Tuesday, May 26, 2015

reviews - ONE MAN, TWO GUVNORS - Phoenix Theatre

Ron May and Joseph Kremer
(photo: Erin Evangeline Photography)
highlights from local critics reviews - (click link at bottom of each review to read complete review)

 "One Man, Two Guvnors, now playing at Phoenix Theatre, is hilarious....isn’t simply a typical British farce based on an Italian play, it’s a celebration of all Brit music hall comedy, the kind that inspired Benny Hill, the Carry On team and Brian Rix....The manic plot is not an easy sell, but basically, as the title suggests, Francis Henshall (Ron May) is a servant employed by two men.  One, a gangster, the other, a criminal, and both in hiding, away from the madding crowd of London.  Francis is hungry, literally and figuratively, and takes on the double duty of serving two men hoping it will eventually lead to a full meal.  It’s the manic energy of doing his best to keep the two guv’nors apart that keeps the play rolling until everyone collapses from sheer exhaustion by the final bow.... Bean’s script incorporates such continual, rapid fire witty dialog among the visual gags – burnt iron marks on two white shirts is side-splitting – that audiences are treated to the best of all comedic worlds...There’s also improvisation when Ron May enlists the help of audience members to help him on stage ..The play’s biggest laugh – and it’s a genuine gut buster – just before the intermission evolves out of yet more audience participation, but to explain further would be criminal.   See it for yourself....The sizeable cast all bring that abundance of energy needed to make the show work as they race around while trying to keep out of each other’s way...at the center of it all is Ron May recreating the role that made James Corden the toast of both London and New York, and it’s perfect casting. ...May brings a different kind of energy to the role of the servant; it’s one fueled by nerves.  With eyes that constantly dart from left to right, a brow that continually needs wiping and a face that can neither relax nor smile, May looks like an overweight ball of stress; you can see his mind never stops.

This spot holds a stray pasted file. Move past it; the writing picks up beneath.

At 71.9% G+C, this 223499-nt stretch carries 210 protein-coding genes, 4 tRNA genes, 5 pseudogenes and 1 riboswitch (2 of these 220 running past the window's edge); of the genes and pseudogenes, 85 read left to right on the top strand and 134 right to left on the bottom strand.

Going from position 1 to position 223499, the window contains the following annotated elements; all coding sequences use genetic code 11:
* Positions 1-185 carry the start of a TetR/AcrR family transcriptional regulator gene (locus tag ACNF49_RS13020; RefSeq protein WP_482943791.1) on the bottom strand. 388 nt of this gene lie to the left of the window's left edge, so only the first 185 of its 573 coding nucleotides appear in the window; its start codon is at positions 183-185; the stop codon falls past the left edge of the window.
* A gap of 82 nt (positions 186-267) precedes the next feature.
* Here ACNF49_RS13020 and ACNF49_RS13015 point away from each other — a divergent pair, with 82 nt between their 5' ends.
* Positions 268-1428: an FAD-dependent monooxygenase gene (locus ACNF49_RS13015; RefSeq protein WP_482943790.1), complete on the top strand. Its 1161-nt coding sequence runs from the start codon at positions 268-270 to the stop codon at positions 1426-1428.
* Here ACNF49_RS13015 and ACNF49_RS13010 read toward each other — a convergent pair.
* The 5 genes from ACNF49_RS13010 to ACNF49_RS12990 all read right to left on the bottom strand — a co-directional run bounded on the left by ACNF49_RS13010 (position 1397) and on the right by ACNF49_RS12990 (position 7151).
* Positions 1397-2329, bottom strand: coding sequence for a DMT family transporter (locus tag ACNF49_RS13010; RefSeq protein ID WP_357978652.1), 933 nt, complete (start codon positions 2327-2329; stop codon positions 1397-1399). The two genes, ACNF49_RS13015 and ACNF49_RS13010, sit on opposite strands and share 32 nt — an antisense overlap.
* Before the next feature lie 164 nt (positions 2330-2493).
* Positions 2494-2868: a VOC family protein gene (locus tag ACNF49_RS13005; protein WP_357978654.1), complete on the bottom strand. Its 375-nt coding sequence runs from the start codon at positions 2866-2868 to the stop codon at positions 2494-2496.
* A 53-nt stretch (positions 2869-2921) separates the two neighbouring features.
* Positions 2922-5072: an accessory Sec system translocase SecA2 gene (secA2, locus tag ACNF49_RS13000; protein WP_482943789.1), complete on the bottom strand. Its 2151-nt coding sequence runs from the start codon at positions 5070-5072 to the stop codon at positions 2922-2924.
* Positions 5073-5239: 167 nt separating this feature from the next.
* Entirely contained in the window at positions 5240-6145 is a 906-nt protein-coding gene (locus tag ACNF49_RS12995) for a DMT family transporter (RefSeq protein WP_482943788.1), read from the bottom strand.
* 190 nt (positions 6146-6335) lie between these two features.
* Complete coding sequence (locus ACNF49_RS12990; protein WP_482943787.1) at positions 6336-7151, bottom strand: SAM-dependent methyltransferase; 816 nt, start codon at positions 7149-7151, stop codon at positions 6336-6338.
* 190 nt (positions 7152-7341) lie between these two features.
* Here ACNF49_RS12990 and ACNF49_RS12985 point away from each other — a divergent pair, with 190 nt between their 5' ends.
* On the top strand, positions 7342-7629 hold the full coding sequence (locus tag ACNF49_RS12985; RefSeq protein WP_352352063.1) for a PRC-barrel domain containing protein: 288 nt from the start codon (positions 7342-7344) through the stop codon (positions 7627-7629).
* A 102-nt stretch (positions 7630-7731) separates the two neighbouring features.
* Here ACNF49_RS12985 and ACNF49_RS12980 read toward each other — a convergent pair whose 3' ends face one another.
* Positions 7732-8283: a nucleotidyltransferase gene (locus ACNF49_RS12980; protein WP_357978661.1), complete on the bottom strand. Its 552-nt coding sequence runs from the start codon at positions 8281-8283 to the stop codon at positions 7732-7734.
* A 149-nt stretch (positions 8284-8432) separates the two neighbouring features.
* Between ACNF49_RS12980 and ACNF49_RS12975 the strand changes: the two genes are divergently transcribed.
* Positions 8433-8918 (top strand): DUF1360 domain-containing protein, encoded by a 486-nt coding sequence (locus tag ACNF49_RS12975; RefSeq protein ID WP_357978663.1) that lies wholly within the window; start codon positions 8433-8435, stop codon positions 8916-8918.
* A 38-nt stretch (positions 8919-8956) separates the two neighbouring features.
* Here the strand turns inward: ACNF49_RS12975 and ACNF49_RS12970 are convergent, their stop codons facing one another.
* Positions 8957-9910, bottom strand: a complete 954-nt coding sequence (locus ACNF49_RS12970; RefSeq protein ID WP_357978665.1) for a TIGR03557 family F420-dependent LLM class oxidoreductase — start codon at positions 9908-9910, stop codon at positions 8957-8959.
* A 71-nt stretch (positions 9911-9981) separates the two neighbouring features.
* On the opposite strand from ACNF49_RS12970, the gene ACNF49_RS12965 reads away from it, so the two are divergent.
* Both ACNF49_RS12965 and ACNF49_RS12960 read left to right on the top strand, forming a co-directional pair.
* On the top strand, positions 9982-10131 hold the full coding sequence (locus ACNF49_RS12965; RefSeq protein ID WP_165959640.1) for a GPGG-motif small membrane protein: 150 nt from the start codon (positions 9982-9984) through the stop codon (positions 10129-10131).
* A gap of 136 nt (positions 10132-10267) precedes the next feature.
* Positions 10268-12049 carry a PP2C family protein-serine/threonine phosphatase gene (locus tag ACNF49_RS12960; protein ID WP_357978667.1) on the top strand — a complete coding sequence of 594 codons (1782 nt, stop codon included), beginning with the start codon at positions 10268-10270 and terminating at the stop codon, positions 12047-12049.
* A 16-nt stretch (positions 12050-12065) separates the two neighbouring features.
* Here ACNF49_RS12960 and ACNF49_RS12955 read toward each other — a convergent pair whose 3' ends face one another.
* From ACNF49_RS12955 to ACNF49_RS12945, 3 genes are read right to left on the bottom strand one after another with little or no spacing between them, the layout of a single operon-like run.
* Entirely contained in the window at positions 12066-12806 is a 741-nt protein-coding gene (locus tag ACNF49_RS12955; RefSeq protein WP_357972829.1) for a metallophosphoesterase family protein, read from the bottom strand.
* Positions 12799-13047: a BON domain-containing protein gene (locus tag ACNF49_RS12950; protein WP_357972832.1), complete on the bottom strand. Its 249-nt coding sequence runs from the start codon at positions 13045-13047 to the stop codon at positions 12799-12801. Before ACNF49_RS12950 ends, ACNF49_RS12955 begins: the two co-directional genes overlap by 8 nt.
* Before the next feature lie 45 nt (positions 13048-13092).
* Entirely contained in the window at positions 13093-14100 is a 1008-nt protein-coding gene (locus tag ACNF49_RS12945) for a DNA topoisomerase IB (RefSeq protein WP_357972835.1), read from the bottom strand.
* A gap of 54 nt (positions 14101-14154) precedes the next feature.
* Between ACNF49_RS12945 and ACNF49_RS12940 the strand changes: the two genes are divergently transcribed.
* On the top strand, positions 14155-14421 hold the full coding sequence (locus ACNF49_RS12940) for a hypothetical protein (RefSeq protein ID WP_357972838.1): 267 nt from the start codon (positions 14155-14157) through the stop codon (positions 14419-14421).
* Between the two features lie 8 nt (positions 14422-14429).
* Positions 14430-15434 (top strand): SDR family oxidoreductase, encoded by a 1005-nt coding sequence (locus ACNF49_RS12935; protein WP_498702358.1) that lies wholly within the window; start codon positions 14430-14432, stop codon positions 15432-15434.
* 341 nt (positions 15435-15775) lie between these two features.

...The play suffers from a weaker second half that can’t quite reach the giddy heights of the first, plus there’s a danger amongst the mayhem as things begin to wrap that it may at any moment all fall apart.  But somehow it doesn’t.  After watching the cleverness of One Man, Two Guvnors, a regular British farce with all its banging doors, its PG-rated sexual innuendo, the mistaken identities and the trouser-dropping will no longer seem enough." -David Appleford, Valley Screen and Stage (click here to read the complete review)